Earlier this month, the Federal Communication Commission (FCC) decided to allocate nearly 11 GHz of spectrum for 5G mobile broadband use. If you need some good bedtime reading, try the 278-page document;
for a concise summary, see “FCC OKs sweeping Spectrum Frontiers rules to open up nearly 11 GHz of spectrum.”
The FCC made this bold move to get out in front of the coming 5G technology wave- and its decision will help the rest of us focus our energies on the crucial innovations that will enable 5G.
The commissioners wisely chose to include 3.85 GHz of licensed spectrum and 7 GHz of unlicensed spectrum, supporting both types of business innovation. The newly allocated spectrum sits at 28 GHz, 37 GHz, 39 GHz and 64-71 GHz, and the FCC will seek additional comment on the bands above 95 GHz. The new unlicensed band (64 to 71 GHz) is adjacent to the existing 57 to 64 GHz ISM band, creating a 14 GHz band of contiguous unlicensed spectrum (57 to 71 GHz).
I am struck by the huge amount of high-frequency spectrum that has been allocated for future wideband mobile use. For an interesting comparison, look back at the spectrum that launched the first analog cellular systems in the US: the Advanced Mobile Phone System (AMPS) used 824-849 MHz and 869-894 MHz for a total spectrum 50 MHz wide. The FCC’s 5G spectrum decision allocates more than 200 times that amount, underlining the kind of bandwidth required to meet the aggressive goals of 5G.
FCC Chairman Tom Wheeler was very clear about the how the FCC is approaching the 5G opportunity. In a recent speech, he said, “With today’s Order, we are repeating the proven formula that made the United States the world leader in 4G: one, make spectrum available quickly and in sufficient amounts; two, encourage and protect innovation-driving competition; and three, stay out of the way of market-driven, private sector technological development.”
To open up wide chunks of spectrum, the FCC had to reach for higher frequencies, which bring with them plenty of technical challenges. Millimeter-wave (mmWave) frequencies have higher path loss and undergo different effects from scattering, diffraction and material penetration. Also, mmWave components and subsystems are harder to design due to significant tradeoffs between energy efficiency and maximum power level. Compounding the difficulty, frequency bands below 6 GHz will also be critical for 5G deployment, working in concert with the mmWave bands. From this perspective, I see three areas that will require significant innovation on the path to 5G:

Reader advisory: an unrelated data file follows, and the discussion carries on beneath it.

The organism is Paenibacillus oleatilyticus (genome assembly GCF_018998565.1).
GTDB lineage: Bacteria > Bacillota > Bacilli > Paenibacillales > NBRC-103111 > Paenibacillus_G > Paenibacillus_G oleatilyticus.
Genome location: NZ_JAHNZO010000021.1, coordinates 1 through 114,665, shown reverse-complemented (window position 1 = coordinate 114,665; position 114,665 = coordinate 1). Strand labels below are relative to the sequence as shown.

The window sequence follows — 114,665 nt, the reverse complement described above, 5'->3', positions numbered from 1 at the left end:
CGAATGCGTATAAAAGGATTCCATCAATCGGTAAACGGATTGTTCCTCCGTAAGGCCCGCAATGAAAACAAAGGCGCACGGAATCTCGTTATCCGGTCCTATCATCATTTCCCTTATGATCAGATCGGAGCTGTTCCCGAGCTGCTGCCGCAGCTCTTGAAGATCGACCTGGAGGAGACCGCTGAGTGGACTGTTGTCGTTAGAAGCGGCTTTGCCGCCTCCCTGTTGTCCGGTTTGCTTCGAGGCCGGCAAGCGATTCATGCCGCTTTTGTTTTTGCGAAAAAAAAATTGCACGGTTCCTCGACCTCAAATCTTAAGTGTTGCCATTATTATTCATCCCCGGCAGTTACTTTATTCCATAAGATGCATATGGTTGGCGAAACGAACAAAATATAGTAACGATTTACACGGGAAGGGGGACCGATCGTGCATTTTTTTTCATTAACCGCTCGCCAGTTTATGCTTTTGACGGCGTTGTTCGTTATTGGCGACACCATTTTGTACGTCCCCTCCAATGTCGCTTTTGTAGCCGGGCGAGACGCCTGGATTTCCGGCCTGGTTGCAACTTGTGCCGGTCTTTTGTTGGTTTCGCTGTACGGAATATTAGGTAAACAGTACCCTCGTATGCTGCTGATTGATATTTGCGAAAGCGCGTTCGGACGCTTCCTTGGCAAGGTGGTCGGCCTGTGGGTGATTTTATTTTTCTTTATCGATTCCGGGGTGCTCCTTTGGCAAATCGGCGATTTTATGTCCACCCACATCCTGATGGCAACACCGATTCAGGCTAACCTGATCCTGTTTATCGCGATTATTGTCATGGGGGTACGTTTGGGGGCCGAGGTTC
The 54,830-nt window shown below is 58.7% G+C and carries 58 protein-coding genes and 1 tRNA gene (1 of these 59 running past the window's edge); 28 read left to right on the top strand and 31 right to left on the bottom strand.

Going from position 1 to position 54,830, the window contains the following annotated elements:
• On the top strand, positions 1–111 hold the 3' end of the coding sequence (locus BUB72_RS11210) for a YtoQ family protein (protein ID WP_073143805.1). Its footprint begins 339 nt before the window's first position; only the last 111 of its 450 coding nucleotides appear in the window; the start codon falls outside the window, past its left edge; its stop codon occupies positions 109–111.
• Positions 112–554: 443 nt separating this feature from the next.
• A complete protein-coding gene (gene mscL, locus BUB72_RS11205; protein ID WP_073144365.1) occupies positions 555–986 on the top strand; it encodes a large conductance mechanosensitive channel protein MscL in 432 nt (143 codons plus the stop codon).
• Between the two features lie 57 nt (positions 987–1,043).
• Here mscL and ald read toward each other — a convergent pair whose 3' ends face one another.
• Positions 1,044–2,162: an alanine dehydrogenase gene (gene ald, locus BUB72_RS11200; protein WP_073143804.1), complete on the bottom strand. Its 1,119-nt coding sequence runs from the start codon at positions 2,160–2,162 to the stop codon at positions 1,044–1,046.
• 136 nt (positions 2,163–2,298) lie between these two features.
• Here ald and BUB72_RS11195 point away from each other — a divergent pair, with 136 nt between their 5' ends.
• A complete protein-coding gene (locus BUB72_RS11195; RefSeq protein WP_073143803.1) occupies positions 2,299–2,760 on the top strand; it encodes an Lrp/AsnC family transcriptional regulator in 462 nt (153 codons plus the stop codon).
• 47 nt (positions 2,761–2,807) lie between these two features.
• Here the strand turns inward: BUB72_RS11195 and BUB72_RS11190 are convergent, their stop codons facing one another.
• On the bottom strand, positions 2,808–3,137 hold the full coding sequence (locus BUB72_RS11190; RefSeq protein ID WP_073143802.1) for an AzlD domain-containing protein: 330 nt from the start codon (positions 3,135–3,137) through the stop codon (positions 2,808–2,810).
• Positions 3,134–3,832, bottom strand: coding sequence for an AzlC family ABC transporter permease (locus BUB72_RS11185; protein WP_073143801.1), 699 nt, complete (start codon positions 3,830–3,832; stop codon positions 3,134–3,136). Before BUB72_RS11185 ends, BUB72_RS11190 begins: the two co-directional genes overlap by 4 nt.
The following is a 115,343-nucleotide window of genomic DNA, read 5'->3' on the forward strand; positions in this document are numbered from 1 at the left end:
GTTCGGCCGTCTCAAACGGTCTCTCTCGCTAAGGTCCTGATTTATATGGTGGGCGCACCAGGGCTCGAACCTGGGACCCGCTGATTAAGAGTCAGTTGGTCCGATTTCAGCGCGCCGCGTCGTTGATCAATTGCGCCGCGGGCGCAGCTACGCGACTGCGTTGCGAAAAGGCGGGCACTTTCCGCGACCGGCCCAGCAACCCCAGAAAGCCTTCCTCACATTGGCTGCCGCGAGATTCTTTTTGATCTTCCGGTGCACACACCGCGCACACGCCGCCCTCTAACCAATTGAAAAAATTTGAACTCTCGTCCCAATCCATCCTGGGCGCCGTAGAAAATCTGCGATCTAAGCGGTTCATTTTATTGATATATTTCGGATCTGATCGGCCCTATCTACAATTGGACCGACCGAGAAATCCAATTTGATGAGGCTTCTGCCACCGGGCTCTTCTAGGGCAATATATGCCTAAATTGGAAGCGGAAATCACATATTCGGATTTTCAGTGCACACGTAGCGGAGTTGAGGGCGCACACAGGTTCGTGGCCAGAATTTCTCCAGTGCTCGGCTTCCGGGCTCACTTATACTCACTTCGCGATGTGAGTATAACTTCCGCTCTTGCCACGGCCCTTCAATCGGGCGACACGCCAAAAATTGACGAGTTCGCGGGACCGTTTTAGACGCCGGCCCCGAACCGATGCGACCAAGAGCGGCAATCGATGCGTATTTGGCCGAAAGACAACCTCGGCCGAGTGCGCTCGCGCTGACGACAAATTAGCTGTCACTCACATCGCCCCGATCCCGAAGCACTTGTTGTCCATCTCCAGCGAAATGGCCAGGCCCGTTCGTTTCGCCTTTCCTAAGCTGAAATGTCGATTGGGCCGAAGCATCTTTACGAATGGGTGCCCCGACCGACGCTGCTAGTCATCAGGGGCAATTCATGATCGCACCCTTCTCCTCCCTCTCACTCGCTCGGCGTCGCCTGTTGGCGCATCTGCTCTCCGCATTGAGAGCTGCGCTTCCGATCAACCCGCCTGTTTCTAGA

New channel models: Today, millimeter frequencies are often used for fixed terrestrial communication links and satellite communications. These tend to be stationary point-to-point links that don’t have to deal with radio mobility. At Keysight, we have been working with communications researchers at higher frequencies to develop channel models that are appropriate for mobile broadband use at mmWave. The higher-frequency, wideband nature of the channel and the dynamics of the mobile environment require more robust modeling approaches than those used for lower frequencies.
Beamforming needs to work: The remedy for higher signal loss is to increase the antenna gain and make it steerable, a technique commonly known as beamforming. This method focuses radio signals from an array of multiple antenna elements into narrow beams that can be pointed for maximum overall system performance. Wireless LAN at 60 GHz (802.11ad) offers 7 Gbps connectivity for short-distance or “in room” applications—and 802.11ad does implement beamforming to optimize signal strength. While some of this work will leverage into 5G, 802.11ad is neither mobile nor multiple access (handling multiple diverse users simultaneously). There’s more work to be done here.
New air interface: Not to be overlooked is the need for a new air interface to take advantage of wide spectrum (when available). This interface must be scalable by design so that it can deliver unprecedented high bandwidth while still performing well for lower-bandwidth applications. The aggressive goals for 5G also include improved spectral efficiency, low battery drain for mobile devices and low latency for IoT devices.
We’ve been here before: you may recall the difficult list of challenges associated with LTE (4G) technology. Just like 5G, LTE was an aggressive technology development pursued by the wireless industry. Somehow we got it done. Challenges like this drive innovation in electronic communications.